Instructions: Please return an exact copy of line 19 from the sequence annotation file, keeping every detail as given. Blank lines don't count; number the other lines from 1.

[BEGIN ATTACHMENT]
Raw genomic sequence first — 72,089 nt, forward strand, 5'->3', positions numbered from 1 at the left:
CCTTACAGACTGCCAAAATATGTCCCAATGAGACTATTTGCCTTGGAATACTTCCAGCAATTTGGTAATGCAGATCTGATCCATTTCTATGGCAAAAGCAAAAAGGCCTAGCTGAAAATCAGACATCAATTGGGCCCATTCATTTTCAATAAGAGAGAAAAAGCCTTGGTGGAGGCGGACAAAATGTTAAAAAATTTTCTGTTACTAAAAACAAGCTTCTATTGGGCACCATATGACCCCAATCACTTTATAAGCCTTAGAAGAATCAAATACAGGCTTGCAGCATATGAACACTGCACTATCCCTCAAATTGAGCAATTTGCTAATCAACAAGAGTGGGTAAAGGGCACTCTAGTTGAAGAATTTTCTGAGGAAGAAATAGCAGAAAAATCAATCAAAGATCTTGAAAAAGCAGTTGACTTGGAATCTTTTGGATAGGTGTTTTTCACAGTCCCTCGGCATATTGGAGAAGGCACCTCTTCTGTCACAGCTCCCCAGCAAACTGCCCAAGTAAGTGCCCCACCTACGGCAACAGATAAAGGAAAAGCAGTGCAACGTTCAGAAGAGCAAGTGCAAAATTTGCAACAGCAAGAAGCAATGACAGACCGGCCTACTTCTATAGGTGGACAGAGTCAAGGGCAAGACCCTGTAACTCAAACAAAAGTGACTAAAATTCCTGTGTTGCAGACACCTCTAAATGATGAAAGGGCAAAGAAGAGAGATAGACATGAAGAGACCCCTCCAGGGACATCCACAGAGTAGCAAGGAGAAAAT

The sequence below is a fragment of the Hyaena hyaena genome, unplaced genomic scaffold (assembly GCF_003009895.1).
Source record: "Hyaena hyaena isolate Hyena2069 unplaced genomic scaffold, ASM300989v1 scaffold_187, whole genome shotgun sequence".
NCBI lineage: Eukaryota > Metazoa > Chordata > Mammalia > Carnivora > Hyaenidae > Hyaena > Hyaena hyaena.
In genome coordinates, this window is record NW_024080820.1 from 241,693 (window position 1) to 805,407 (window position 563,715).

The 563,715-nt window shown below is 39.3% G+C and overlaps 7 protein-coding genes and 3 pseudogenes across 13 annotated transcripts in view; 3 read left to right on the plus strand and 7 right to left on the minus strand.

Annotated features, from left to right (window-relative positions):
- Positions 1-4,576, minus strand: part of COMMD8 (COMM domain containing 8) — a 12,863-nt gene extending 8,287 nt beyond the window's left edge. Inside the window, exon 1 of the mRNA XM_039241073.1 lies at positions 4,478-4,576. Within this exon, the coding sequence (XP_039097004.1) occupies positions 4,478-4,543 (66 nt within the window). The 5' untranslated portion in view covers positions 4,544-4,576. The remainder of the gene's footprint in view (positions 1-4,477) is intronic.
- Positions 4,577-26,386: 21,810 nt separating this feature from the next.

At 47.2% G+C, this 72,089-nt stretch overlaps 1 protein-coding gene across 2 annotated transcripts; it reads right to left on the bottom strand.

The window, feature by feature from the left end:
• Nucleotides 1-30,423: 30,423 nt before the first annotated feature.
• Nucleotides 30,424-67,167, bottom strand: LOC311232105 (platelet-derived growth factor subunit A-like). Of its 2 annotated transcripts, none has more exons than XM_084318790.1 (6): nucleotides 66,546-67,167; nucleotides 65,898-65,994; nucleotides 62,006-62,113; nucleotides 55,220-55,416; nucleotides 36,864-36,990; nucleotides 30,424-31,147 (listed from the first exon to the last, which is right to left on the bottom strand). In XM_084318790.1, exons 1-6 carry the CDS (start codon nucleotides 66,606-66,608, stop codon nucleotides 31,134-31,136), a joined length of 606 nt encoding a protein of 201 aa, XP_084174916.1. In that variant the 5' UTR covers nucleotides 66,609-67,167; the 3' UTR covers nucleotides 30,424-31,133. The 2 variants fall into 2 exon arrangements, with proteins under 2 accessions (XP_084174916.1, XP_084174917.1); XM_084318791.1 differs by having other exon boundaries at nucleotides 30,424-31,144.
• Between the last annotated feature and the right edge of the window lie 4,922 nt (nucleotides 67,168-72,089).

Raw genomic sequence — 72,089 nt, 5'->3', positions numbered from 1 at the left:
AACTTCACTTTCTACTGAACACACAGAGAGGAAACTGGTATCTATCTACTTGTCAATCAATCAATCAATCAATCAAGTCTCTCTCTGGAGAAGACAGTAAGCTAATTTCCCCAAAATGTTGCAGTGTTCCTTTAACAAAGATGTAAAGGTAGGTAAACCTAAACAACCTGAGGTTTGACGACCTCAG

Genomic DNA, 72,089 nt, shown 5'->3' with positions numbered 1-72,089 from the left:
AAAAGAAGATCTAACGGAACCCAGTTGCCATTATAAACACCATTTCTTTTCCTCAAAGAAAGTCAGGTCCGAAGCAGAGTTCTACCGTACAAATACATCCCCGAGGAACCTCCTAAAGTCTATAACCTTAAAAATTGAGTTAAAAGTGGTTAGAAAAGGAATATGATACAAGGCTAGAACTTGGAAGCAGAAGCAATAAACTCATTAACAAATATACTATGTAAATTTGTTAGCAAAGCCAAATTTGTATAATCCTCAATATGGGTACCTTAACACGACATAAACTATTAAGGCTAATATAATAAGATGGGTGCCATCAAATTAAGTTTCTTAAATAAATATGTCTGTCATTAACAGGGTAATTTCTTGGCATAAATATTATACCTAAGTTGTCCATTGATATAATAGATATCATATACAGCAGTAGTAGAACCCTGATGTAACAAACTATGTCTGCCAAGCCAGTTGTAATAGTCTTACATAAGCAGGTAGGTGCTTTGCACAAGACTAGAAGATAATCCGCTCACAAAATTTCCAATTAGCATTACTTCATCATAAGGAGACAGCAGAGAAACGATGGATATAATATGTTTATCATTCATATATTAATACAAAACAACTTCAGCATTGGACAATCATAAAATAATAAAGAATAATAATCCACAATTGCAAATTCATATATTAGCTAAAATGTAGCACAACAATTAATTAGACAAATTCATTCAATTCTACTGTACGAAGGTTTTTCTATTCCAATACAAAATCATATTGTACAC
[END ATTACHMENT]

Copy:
AAAAGAAGATCTAACGGAACCCAGTTGCCATTATAAACACCATTTCTTTTCCTCAAAGAAAGTCAGGTCCGAAGCAGAGTTCTACCGTACAAATACATCCCCGAGGAACCTCCTAAAGTCTATAACCTTAAAAATTGAGTTAAAAGTGGTTAGAAAAGGAATATGATACAAGGCTAGAACTTGGAAGCAGAAGCAATAAACTCATTAACAAATATACTATGTAAATTTGTTAGCAAAGCCAAATTTGTATAATCCTCAATATGGGTACCTTAACACGACATAAACTATTAAGGCTAATATAATAAGATGGGTGCCATCAAATTAAGTTTCTTAAATAAATATGTCTGTCATTAACAGGGTAATTTCTTGGCATAAATATTATACCTAAGTTGTCCATTGATATAATAGATATCATATACAGCAGTAGTAGAACCCTGATGTAACAAACTATGTCTGCCAAGCCAGTTGTAATAGTCTTACATAAGCAGGTAGGTGCTTTGCACAAGACTAGAAGATAATCCGCTCACAAAATTTCCAATTAGCATTACTTCATCATAAGGAGACAGCAGAGAAACGATGGATATAATATGTTTATCATTCATATATTAATACAAAACAACTTCAGCATTGGACAATCATAAAATAATAAAGAATAATAATCCACAATTGCAAATTCATATATTAGCTAAAATGTAGCACAACAATTAATTAGACAAATTCATTCAATTCTACTGTACGAAGGTTTTTCTATTCCAATACAAAATCATATTGTACAC